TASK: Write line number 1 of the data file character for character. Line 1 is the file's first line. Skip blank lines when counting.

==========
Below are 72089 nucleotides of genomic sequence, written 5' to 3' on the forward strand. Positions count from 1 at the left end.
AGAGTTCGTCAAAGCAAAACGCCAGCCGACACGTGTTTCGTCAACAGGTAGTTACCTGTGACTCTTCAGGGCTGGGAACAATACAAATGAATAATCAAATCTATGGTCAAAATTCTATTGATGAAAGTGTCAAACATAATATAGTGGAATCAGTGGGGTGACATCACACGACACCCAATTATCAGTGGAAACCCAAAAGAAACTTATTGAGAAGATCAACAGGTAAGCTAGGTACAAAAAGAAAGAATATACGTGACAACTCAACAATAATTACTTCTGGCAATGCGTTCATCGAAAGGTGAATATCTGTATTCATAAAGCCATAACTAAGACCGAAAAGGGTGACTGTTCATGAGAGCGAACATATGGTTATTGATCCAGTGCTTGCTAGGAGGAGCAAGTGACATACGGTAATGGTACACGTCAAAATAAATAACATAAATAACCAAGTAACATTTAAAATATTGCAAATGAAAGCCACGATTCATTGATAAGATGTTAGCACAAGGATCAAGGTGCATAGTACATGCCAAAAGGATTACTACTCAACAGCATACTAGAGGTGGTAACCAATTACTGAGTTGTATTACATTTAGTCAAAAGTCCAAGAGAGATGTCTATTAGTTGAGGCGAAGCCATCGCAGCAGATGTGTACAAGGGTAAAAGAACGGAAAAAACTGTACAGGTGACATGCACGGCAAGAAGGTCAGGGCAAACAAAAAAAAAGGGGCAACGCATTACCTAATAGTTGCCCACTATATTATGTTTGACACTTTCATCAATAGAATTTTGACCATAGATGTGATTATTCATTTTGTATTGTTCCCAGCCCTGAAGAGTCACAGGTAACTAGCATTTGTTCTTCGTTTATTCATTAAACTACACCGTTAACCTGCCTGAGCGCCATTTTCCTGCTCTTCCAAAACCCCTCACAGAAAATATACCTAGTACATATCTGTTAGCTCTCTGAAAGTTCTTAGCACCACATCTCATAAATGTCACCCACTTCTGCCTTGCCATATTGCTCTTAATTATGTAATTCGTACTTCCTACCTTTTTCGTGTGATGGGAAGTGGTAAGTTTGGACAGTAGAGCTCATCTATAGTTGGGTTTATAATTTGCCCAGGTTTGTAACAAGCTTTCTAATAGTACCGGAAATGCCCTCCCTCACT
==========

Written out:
Below are 72089 nucleotides of genomic sequence, written 5' to 3' on the forward strand. Positions count from 1 at the left end.